The Quiet Semi-Supervised Revolution

Time to dust off that unlabeled data?

One of the most familiar settings for a machine learning engineer is having access to a lot of data, but modest resources to annotate it. Everyone in that predicament eventually goes through the logical steps of asking themselves what to do when they have limited supervised data, but lots of unlabeled data, and the literature appears to have a ready answer: semi-supervised learning.

And that’s usually when things go wrong.

Historically, semi-supervised learning has been one of those rabbit holes that every engineer goes through as a rite of passage only to discover a newfound appreciation for plain old data labeling. The details are unique to every problem, but in broad strokes, they can often be depicted as follows:

In low data regimes, semi-supervised training does indeed tend to improve performance. But in a practical setting, you often go from ‘terrible and unusable’ levels of performance to ‘less terrible but still completely unusable.’ Essentially, when you are in a data regime where semi-supervised learning actually helps, it means you’re also in a regime where your classifier is just plain bad and of no practical use.

In addition, semi-supervision generally doesn’t come for free, and a method which uses semi-supervised learning very often doesn’t provide you with the same asymptotic properties that supervised learning does in high-data regimes — unlabeled data may introduce bias, for instance. See e.g. Section 4. A very popular method of semi-supervised learning in the early days of deep learning was to first learn an auto-encoder on unlabeled data, followed by fine-tuning on labeled data. Hardly anyone does this any more because representations learned via auto-encoding tend to empirically limit the asymptotic performance of fine-tuning. Interestingly, even vastly improved modern generative methods haven’t improved that picture much, probably because what makes a good generative model isn’t necessarily what makes a good classifier. As a result, when you see engineers fine-tuning models today, it’s generally starting from representations that were learned on supervised data — and yes, I consider text to be self-supervised data for the purpose of language modeling. Wherever practical, transfer learning from other pre-trained models is a much stronger starting point, which semi-supervised approaches have difficulty outperforming.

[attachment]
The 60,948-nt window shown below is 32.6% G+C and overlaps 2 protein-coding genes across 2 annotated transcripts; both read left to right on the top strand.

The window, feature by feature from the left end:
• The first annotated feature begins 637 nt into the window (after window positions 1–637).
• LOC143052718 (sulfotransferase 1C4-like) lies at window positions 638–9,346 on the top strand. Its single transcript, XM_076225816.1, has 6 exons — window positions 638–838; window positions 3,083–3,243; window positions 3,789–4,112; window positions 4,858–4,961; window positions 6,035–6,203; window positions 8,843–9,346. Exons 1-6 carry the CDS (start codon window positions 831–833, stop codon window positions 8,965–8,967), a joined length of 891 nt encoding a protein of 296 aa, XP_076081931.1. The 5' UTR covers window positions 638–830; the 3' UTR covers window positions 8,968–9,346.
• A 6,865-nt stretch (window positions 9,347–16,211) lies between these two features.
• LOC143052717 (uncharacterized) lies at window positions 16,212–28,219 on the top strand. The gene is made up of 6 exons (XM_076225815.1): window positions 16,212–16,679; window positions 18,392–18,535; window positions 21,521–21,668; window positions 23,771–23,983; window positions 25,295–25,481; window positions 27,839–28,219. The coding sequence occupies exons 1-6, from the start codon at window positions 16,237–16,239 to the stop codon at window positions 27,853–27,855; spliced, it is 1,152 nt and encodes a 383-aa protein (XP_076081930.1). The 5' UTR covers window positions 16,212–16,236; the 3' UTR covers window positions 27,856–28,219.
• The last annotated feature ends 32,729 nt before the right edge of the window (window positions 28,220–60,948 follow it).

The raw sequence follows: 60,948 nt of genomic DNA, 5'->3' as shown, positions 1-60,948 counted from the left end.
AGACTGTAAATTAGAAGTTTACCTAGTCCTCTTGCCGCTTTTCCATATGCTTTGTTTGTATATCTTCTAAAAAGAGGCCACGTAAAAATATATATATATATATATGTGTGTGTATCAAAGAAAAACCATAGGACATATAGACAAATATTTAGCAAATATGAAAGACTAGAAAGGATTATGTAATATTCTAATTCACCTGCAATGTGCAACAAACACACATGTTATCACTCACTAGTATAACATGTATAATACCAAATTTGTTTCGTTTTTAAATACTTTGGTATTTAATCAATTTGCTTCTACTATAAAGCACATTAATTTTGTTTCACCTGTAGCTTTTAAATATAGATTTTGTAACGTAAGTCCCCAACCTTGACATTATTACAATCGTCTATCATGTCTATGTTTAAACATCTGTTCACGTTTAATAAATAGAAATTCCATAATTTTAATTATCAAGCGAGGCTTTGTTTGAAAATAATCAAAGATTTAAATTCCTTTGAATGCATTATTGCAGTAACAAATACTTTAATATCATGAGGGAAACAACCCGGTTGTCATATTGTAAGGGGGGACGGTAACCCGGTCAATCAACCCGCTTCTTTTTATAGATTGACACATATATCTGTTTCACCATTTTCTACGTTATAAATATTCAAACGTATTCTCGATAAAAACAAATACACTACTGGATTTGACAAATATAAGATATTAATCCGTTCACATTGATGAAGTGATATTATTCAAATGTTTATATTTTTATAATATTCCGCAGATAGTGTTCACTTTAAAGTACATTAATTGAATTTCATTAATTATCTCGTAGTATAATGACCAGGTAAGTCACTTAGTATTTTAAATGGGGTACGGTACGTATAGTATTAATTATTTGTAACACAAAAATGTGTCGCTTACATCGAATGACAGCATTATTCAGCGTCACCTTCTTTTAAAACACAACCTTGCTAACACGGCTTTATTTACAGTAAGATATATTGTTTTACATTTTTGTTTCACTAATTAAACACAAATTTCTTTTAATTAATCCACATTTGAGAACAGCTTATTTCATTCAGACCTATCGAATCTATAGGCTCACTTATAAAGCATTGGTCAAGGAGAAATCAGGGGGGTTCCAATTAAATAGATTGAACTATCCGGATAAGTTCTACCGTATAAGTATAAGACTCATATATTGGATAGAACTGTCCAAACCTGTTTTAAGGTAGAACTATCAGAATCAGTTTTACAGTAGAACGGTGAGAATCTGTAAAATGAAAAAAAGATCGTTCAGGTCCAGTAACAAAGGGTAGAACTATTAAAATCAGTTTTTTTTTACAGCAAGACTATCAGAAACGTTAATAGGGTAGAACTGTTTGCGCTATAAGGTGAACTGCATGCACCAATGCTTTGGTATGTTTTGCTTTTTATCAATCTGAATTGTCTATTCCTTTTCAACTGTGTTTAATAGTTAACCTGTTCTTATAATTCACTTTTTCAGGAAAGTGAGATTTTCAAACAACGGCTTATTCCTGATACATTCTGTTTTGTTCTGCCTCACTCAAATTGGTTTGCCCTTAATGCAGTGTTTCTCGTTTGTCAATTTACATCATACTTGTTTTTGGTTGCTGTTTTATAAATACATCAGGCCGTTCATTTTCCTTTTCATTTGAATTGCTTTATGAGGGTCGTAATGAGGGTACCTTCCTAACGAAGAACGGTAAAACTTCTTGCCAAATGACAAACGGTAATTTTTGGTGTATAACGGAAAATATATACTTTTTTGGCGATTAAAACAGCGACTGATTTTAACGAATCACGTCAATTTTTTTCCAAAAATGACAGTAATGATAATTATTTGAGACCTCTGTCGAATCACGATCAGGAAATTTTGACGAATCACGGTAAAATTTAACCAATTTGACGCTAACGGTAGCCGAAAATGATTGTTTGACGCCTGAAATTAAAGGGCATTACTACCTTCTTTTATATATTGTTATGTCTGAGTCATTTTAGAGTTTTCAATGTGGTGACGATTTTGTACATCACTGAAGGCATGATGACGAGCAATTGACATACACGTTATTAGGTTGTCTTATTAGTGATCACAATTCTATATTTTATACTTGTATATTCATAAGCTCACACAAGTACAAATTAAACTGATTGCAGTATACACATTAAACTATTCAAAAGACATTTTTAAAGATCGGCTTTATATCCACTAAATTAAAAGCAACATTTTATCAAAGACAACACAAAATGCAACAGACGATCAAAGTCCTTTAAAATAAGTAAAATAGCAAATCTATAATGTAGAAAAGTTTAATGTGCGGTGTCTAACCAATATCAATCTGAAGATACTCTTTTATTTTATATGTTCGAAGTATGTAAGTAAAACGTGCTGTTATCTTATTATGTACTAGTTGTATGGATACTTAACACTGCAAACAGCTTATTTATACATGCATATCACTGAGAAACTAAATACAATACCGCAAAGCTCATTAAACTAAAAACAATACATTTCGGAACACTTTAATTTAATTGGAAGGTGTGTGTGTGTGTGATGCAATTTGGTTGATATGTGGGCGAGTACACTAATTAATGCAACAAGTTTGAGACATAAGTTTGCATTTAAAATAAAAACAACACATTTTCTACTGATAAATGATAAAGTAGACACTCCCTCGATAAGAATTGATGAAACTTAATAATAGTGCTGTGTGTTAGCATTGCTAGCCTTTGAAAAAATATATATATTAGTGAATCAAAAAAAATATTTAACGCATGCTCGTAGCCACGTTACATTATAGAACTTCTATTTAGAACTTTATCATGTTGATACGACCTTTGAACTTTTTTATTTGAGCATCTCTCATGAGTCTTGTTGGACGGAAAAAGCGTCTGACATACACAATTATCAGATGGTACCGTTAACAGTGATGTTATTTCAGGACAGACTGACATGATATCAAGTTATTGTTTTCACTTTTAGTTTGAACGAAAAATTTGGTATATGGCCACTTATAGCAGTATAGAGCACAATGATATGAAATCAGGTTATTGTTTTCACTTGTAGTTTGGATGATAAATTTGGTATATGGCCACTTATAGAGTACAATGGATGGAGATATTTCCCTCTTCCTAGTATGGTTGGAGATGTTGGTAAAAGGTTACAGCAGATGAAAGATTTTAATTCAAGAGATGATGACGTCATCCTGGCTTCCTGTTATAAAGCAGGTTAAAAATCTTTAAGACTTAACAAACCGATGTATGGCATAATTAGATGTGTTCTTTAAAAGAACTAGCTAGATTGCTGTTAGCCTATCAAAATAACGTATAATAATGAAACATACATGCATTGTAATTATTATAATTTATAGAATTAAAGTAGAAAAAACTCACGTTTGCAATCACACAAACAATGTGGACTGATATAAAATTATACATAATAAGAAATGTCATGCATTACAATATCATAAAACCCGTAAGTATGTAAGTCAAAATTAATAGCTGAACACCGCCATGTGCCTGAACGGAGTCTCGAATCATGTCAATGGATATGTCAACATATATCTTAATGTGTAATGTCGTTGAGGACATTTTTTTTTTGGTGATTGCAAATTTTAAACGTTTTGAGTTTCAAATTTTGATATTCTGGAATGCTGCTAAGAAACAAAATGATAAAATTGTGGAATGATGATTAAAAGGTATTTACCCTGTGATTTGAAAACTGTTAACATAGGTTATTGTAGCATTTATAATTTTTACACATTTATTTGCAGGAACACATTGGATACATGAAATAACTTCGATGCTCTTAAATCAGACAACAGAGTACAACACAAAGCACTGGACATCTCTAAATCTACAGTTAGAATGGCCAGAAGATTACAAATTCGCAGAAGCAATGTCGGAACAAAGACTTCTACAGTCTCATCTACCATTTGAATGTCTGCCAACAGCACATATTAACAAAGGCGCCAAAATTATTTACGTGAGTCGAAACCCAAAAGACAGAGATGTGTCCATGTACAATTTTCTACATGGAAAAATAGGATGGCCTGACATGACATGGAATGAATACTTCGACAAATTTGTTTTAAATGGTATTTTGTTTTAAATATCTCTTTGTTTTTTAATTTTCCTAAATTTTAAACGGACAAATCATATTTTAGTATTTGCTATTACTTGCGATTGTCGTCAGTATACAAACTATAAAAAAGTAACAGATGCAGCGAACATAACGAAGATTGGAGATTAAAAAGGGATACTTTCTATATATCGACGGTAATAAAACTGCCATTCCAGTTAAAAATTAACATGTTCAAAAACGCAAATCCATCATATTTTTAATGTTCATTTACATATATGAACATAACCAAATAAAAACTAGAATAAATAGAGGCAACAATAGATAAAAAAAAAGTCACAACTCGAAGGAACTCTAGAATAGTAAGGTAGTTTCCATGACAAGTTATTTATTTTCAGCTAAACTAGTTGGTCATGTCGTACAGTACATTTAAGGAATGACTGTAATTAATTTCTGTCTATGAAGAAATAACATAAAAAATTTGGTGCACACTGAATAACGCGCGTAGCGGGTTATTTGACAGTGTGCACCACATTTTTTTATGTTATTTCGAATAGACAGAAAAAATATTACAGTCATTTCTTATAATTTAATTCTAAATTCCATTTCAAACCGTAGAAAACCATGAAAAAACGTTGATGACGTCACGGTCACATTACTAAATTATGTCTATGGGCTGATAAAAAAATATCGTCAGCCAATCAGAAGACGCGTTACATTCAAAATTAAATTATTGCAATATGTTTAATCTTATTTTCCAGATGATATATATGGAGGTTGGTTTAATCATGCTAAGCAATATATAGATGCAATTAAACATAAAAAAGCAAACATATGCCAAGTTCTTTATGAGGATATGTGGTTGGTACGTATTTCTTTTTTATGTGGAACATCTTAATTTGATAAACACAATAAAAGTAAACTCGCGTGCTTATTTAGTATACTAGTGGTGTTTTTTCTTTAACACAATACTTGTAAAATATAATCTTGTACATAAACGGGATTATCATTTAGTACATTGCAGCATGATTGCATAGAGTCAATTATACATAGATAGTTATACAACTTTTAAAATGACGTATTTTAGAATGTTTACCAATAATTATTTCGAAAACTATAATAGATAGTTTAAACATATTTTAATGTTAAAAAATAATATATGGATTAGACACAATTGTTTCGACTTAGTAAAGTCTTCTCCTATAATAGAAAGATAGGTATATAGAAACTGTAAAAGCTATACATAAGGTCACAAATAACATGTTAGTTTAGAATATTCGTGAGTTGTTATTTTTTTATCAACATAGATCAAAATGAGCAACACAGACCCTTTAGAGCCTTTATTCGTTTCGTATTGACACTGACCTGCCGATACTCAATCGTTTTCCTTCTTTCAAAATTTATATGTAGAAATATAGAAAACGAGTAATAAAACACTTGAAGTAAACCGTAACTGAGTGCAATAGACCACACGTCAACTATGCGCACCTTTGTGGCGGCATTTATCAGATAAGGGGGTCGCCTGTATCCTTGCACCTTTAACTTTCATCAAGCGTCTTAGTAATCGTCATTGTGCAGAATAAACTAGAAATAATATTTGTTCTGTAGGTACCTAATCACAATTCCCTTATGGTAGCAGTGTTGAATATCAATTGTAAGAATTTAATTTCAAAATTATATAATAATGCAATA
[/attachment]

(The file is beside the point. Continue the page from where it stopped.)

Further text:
So a typical machine learning engineer’s journey through the swamps of semi-supervised learning goes like this:

1: Everything is terrible, let’s try semi-supervised learning! (After all, that’s engineering work, much more interesting than labeling data …)

2: Look, numbers go up! Still terrible, though. Looks like we’ll have to label data after all …

3: More data is better, yay, but have you tried what happens if you discard your semi-supervised machinery?

4: Hey, what do you know, it’s actually simpler and better. We could have saved time and a whole lot of technical debt by skipping 2 and 3 altogether.

If you’re very lucky, your problem may also admittedly have a performance characteristic shaped like this instead:

In that case, there is a narrow data regime where semi-supervised is non-terrible and also improves data efficiency. In my experience, it’s very rare to hit that sweet spot. Factoring in the cost of the extra complexity, the fact that the gap in the amount of labelled data is typically not orders of magnitude better, and the diminishing returns, it’s rarely worth the trouble, unless you’re competing on an academic benchmark.

But wait, isn’t this piece titled ‘The Quiet Semi-Supervised Revolution’?

One fascinating trend is that the landscape of semi-supervised learning may be changing to something that looks more like this:

And that would change everything. First, these curves match one’s mental model of what semi-supervised approaches should do: more data should always be better. The gap between semi-supervised and supervised should be strictly positive even for data regimes where supervised learning does well. And increasingly this is happening at no cost and remarkably little additional complexity. The ‘magic zone’ starts lower, and equally importantly, it isn’t bounded in high data regimes.

What’s new? Lots of things: many clever ways to self-label the data and express losses in such a way that they are compatible with the noise and potential biases of self-labeling. Two recent works exemplify recent progress and point to the relevant literature: MixMatch: A Holistic Approach to Semi-Supervised Learning and Unsupervised Data Augmentation.

Another fundamental shift in the world of semi-supervised learning is the realization that it may have a very important role to play in machine learning privacy. For example, the PATE approach (Semi-supervised Knowledge Transfer for Deep Learning from Private Training Data, Scalable Private Learning with PATE,) whereby the supervised data is presumed private, and a student model with strong privacy guarantees is trained using only unlabeled (presumed public) data. Privacy-sensitive methods for distilling knowledge are becoming one of the key enablers of Federated Learning, which offers the promise of efficient distributed learning that doesn’t rely on the model having access to user data, with strong mathematical privacy guarantees.

It’s an exciting time to be revisiting the value of semi-supervised learning in practical settings. Seeing one’s long-held assumptions challenged is a great indicator of the amazing progress happening in the field. This trend is all very recent, and we’ll have to see if these methods stand the test of time, but the potential for a fundamental shift in the architecture of machine learning tools that could result from these advances is very intriguing.